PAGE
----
Chinua Achebe's Arrow of God and the Problematic of African Time
Njeng Eric Sipyinyu, University of Burundi, The Republic of Burundi, ID CLEaR2017-432; Abstract: Is there such a thing as black and white time? How is such a notion connected to earliness and lateness, development and underdevelopment, industry and sloth, light and darkness, justice and injustice? Achebe intimates the idea of postcolonial time in Arrow of God by embedding the concept in the crux of the conflict. Ezeulu as the chief priest of Ulu is the timekeeper and the sexton who by observing the advent of each month/moon controls the notion of cyclical time among the Umuaro. His ability to fulfill this function is compromised by the colonial regents who have an ostensibly more sophisticated notion of time. The conflict in Arrow of God which is obviously the clash between African tradition and colonialism is complicated by the different attitudes towards time and time passage. Ezeulu and Winterbottom clash and unite as both men manage the idea of time and progress. However, whereas Ezeulu wastes the months and hastens the transition of his people to a new world order, Winterbottom, equipped with a better understanding of of time helps his society to achieve victory. Colonialism, Achebe posits, succeeded because of the colonial regents’ superior technology of time.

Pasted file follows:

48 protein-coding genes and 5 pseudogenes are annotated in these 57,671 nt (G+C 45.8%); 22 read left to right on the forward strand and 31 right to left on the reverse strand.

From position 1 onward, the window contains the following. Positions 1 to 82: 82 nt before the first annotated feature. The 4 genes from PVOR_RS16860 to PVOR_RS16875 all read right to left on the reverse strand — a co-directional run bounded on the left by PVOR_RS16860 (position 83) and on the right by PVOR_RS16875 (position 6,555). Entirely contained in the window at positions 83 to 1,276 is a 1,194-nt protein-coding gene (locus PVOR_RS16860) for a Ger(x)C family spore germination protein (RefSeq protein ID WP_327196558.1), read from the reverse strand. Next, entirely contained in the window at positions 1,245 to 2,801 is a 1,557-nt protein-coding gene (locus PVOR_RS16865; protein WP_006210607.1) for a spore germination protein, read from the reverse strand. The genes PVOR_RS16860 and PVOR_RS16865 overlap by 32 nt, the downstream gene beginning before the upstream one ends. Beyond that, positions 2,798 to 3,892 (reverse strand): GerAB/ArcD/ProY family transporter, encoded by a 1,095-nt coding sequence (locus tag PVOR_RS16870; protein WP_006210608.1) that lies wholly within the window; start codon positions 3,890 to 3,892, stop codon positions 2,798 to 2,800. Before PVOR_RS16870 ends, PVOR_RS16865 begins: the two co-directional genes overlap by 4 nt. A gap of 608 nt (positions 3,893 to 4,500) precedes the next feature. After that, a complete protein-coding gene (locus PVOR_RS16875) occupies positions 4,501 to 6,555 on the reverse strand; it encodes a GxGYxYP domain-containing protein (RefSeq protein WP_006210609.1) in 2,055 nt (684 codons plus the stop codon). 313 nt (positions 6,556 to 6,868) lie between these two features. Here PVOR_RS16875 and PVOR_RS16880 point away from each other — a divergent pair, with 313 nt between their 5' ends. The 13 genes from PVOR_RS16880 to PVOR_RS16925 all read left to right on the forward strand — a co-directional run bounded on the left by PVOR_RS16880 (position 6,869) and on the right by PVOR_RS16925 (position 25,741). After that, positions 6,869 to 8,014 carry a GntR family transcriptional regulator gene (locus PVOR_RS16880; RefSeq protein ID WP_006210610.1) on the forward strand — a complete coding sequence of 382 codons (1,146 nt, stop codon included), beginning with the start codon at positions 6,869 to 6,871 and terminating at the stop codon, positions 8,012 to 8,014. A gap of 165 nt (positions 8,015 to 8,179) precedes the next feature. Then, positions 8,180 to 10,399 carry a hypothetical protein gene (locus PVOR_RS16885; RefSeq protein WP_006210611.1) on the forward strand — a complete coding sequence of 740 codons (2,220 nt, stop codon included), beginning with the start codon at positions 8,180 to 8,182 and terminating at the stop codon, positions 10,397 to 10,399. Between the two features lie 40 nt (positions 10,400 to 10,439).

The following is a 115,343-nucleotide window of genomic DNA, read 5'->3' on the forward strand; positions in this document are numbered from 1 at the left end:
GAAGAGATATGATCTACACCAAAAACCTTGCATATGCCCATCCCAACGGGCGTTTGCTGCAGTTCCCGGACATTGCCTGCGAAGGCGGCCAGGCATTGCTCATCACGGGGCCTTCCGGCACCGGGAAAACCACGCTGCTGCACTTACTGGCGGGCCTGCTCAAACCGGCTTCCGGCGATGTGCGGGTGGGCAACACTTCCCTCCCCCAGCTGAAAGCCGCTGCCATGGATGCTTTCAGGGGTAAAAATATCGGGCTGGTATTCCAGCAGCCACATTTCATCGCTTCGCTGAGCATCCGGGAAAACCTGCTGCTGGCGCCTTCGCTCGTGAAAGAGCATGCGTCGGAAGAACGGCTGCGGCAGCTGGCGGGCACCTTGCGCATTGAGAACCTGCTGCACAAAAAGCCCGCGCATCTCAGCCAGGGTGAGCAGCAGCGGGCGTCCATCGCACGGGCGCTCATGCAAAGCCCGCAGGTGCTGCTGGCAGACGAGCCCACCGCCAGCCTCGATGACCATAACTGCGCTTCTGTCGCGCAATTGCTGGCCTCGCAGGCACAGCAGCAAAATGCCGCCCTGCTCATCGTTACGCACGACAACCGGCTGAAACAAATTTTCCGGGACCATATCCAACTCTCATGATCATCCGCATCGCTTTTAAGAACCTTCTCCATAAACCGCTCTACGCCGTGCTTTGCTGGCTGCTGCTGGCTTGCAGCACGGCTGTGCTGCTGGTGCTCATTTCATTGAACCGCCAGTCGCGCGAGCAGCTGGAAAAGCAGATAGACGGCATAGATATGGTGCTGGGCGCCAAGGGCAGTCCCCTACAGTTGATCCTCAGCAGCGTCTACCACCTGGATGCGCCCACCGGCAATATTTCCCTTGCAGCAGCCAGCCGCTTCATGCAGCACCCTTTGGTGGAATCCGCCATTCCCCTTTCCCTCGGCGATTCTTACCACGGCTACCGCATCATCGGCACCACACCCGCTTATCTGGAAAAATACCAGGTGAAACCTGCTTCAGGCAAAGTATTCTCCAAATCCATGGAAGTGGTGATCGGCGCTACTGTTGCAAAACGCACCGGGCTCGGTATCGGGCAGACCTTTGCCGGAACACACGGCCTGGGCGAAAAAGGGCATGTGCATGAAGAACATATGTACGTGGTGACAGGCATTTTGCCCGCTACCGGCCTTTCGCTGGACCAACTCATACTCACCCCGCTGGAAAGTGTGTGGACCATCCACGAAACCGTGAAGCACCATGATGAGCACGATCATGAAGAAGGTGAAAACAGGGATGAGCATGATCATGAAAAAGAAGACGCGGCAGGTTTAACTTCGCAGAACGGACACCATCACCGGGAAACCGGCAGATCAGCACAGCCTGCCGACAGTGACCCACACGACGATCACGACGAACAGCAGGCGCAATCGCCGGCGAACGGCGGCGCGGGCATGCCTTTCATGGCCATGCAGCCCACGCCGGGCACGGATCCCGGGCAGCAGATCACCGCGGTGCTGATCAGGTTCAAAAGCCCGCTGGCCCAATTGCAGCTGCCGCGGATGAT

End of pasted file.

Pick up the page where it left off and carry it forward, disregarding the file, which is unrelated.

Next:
Keywords: Achebe, Arrow of God, African Time, Postcoloniality, development, underdevelopment
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